Wikipedia talk:Disambiguation

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WikiProject Disambiguation
WikiProject icon This page is within the scope of WikiProject Disambiguation, an attempt to structure and organize all disambiguation pages on Wikipedia. If you wish to help, you can edit the page attached to this talk page, or visit the project page, where you can join the project or contribute to the discussion.

When to include a dictionary entry at the top[edit]

I've had debates with other editors about whether it's appropriate to have a dictionary entry as the lead sentence (paragraph, page...) on a disambiguation page. MOS:DAB seems quite clear on this, at MOS:WTLINK:

"When a dictionary definition should be included (see Wikipedia:Disambiguation § What not to include), rather than writing a text entry, create a cross-link to Wiktionary."

However, that "(see link)" clause kicks back to here, specifically WP:DABDIC, where it says:

"A short description of the common general meaning of a word can be appropriate for helping the reader determine context."

This gets interpreted as a license to add a lead dictionary definition to any disambiguation page.

Looking back at when this was added here in 2006, the revision summary refers to what "was agreed on WP:MOSDAB", which did not say at that time anything about exceptions -- it just said, as it does now, "no; include a Wiktionary link".

I don't believe I've ever seen a dab page where adding a top definition of any kind is helpful for disambiguation. Practically by definition, if there's a disambiguation page, the "common meaning" is ambiguous. (If there's a preferred meaning, that sounds an awful lot like a primary topic, and we have a well-defined practice for dealing with that.)

I propose striking the sentence " A short description of the common general meaning of a word can be appropriate for helping the reader determine context." Alternatively, I would like to see a clearer description and examples of when this would be appropriate.--NapoliRoma (talk) 08:02, 25 January 2017 (UTC)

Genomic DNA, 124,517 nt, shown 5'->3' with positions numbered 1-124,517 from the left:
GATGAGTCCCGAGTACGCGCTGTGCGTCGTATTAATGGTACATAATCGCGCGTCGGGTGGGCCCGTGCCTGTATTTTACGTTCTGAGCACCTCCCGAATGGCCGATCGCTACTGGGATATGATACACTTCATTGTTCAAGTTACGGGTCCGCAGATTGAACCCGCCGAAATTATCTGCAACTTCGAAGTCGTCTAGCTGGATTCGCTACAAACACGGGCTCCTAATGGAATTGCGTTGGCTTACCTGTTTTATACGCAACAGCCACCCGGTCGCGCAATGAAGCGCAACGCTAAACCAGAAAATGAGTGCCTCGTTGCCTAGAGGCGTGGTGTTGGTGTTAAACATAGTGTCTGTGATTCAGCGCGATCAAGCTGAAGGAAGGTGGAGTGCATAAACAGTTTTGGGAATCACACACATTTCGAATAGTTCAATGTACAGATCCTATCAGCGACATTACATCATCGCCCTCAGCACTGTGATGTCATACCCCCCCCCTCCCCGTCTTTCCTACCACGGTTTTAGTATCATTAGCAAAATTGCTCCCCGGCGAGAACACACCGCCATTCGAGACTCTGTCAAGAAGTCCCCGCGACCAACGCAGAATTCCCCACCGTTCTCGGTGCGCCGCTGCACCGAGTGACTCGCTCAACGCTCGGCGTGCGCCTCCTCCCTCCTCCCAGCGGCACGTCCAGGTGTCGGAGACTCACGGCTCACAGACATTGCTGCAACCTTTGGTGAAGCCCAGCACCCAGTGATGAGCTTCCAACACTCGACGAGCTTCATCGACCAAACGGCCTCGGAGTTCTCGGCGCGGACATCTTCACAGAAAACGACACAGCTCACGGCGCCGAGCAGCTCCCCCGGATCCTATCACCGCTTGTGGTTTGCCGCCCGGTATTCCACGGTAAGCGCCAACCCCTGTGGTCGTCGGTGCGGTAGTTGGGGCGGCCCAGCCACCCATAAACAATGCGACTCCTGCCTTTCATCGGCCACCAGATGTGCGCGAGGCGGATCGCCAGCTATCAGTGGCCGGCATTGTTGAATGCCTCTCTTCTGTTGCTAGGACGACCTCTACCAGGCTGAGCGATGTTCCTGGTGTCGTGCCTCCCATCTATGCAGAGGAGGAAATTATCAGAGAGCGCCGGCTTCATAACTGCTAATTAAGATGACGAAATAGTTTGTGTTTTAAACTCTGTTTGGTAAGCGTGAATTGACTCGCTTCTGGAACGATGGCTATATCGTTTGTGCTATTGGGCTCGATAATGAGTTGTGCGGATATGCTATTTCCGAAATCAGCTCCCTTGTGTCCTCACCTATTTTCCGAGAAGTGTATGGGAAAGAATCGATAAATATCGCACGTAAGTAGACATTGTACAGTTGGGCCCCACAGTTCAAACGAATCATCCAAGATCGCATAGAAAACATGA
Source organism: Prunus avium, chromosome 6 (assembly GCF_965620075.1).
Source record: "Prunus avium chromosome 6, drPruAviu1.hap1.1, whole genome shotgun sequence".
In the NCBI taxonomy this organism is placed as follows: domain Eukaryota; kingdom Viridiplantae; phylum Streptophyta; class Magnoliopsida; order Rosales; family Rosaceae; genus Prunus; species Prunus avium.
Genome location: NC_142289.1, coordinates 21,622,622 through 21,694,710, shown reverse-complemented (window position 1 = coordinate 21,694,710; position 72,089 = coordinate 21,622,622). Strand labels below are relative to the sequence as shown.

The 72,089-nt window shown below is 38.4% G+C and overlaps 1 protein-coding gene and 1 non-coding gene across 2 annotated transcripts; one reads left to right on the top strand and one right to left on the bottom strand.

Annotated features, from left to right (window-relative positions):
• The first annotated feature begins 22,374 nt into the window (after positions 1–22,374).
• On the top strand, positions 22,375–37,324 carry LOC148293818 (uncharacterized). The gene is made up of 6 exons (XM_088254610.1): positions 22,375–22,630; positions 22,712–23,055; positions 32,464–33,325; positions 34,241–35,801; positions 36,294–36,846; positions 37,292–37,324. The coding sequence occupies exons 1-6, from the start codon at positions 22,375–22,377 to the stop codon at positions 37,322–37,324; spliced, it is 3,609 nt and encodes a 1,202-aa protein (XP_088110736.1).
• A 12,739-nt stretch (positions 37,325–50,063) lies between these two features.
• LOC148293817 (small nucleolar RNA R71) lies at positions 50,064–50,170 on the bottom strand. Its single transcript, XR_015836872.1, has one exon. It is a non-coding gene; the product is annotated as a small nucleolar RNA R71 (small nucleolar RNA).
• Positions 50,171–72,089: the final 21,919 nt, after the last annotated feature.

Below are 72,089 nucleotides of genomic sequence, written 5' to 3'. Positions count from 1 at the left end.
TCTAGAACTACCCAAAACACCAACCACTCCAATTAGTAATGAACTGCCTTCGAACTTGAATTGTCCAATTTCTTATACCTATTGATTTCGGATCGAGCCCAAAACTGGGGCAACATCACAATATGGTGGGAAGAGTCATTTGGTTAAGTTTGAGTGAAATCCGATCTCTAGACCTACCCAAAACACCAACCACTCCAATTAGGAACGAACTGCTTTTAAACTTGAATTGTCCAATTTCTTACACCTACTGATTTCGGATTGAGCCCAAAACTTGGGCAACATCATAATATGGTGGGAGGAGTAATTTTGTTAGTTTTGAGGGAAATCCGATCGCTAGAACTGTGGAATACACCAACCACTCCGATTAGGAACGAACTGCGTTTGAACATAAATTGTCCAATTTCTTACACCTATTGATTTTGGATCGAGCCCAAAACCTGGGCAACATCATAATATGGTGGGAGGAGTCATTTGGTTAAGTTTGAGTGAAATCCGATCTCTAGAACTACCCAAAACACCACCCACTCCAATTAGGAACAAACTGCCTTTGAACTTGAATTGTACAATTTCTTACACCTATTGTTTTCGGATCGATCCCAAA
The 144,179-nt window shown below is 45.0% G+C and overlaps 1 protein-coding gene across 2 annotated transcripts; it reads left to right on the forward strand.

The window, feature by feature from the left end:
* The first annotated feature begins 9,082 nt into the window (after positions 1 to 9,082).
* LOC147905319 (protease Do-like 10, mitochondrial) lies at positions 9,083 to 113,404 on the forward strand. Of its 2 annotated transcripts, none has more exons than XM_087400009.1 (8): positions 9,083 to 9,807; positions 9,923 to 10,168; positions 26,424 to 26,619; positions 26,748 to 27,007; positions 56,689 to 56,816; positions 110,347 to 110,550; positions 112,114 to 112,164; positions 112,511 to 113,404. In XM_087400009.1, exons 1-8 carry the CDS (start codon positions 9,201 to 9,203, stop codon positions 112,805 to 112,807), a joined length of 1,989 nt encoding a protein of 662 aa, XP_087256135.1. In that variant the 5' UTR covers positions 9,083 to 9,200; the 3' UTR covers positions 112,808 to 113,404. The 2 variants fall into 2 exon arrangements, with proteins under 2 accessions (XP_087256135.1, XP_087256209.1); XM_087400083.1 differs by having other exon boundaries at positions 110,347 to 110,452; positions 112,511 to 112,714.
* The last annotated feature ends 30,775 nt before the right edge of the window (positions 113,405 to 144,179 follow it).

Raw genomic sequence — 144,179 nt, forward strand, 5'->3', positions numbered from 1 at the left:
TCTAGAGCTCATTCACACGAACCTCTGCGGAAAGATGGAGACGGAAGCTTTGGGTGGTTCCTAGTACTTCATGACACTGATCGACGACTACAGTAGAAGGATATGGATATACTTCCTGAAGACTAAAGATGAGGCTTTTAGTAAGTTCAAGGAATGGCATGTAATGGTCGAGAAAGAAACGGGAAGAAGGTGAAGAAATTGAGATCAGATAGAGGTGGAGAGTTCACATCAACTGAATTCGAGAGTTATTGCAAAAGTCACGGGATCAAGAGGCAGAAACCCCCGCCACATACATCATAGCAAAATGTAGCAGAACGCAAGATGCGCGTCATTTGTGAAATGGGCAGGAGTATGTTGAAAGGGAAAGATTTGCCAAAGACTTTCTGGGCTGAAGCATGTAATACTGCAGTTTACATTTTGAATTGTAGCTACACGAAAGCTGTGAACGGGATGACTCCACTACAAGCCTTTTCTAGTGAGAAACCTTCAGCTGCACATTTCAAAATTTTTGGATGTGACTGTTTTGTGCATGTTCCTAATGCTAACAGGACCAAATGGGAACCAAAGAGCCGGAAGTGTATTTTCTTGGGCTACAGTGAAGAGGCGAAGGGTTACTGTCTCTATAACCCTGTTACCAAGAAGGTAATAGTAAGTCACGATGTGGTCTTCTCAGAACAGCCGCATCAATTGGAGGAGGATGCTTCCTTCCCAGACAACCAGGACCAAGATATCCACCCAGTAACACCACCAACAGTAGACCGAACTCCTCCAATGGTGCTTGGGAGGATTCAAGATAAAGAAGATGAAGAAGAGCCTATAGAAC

Support striking the sentence per NapoliRoma's rationale. Wherever explanatory text is really needed, it is allowed, but suggesting the practice in the guideline has led to over-application. —swpbT 15:49, 25 January 2017 (UTC)
Question. Have there been cases of over-application? What I've seen so far has tended to be on the other end of the spectrum – people being overzealous in applying the MOS or taking as proscrived anything that's not explicitly allowed. – Uanfala (talk) 15:36, 29 January 2017 (UTC)
When this topic has come up before on dab-related talk pages (sorry, can't find a reference to link to at the moment), I think the general opinion was that a brief definition was appropriate in some cases with the argument being that that simple definition may be all that some reader may need (i.e., it is unhelpful to force them jump to another link just to look the term up in wiktionary). FWIW, I'm OK when this is used judiciously and anytime we try to make hard and fast bright line rules we usually end up causing even more controversy than warranted for such a trivial matter. olderwiser 15:56, 29 January 2017 (UTC)

LRU disambiguation[edit]

Okay, I'm a little confused with where to put this so if I'm in the wrong place, I apologise. I haven't dealt with disambiguation pages before, I don't think.

I was looking up LRU on Google and was directed to the disambiguation page on Wiki:

The first entry was clearly the one I wanted but I was a little confused by the brief summary, which is sometimes all you need to know, so I read the article. Having done so, I'm wondering if the text on the disambiguation page is accurate or should be changed. (Please note, out of my field of expertise, which is why I'm throwing this over to someone else.) The text reads:

"Line-replaceable unit, a complex component of a vehicle that can be replaced quickly at the organizational level."

It's that word, 'organizational' the I'm wondering about - should it be 'operational' instead?

Thanks for dealing with this, whoever does.

Mathsgirl (talk) 11:09, 30 January 2017 (UTC)

I have fixed the explanation. I took the opening line from the article and replaced the description on LRU. - GB fan 11:18, 30 January 2017 (UTC)


We need to introduce and explain this term somewhere, and provide an anchor for OVERDIS, OVERDAB and OVERDISAMBIG shortcuts to it. The concept comes up frequently at RM, and has for years, but is not properly codified in the DAB rules.  — SMcCandlish ¢ ≽ʌⱷ҅ʌ≼  07:14, 3 February 2017 (UTC)

As long as I've been working on disambiguation pages, I've never run across that term. What does it mean? — Gorthian (talk) 07:18, 3 February 2017 (UTC)
I guess it's a title like "Joe Blenkinsop (English footballer, born 1965)", when plain "Joe Blenkinsop (footballer)" would distinguish him from the existing "Joe Blenkinsop (philosopher)" and "Joe Blenkinsop (guitarist)". (Imaginary example). PamD 08:45, 3 February 2017 (UTC)
Ok, how about adding the following to the end of WP:NCDAB #2:

The parenthetical phrase should only include the minimum information necessary to distinguish the topic from others with the same name. For example, if there is only one footballer named "Joe Blenkinsop", his article should be titled "Joe Blenkinsop (footballer)", not "Joe Blenkinsop (English footballer, born 1965)".